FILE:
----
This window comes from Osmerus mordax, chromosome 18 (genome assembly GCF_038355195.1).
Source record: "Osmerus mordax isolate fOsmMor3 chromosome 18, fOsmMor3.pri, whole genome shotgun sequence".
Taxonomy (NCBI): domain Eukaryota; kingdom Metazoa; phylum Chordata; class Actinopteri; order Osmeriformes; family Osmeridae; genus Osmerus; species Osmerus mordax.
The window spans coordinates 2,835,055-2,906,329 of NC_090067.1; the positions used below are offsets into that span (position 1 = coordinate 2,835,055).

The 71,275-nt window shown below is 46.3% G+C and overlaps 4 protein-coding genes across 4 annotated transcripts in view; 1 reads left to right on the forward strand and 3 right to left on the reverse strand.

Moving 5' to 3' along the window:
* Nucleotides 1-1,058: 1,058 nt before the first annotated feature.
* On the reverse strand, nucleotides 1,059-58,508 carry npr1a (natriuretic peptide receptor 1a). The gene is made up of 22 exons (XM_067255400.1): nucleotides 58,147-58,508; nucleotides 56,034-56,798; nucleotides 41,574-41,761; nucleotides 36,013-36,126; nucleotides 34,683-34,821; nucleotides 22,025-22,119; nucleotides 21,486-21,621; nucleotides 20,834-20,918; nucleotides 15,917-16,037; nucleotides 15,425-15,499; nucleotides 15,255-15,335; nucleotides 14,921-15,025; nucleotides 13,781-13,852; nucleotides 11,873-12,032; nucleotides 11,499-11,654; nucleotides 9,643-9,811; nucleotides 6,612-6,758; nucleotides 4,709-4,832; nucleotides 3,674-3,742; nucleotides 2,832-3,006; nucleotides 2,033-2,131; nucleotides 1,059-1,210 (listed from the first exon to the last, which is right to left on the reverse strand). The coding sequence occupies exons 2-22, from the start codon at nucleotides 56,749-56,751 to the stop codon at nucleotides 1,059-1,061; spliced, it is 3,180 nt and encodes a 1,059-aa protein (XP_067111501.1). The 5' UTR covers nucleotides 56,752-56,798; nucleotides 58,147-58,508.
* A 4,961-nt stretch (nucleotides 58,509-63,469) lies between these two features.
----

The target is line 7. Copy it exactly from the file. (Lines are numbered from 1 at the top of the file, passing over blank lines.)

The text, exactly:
* Nucleotides 1-1,058: 1,058 nt before the first annotated feature.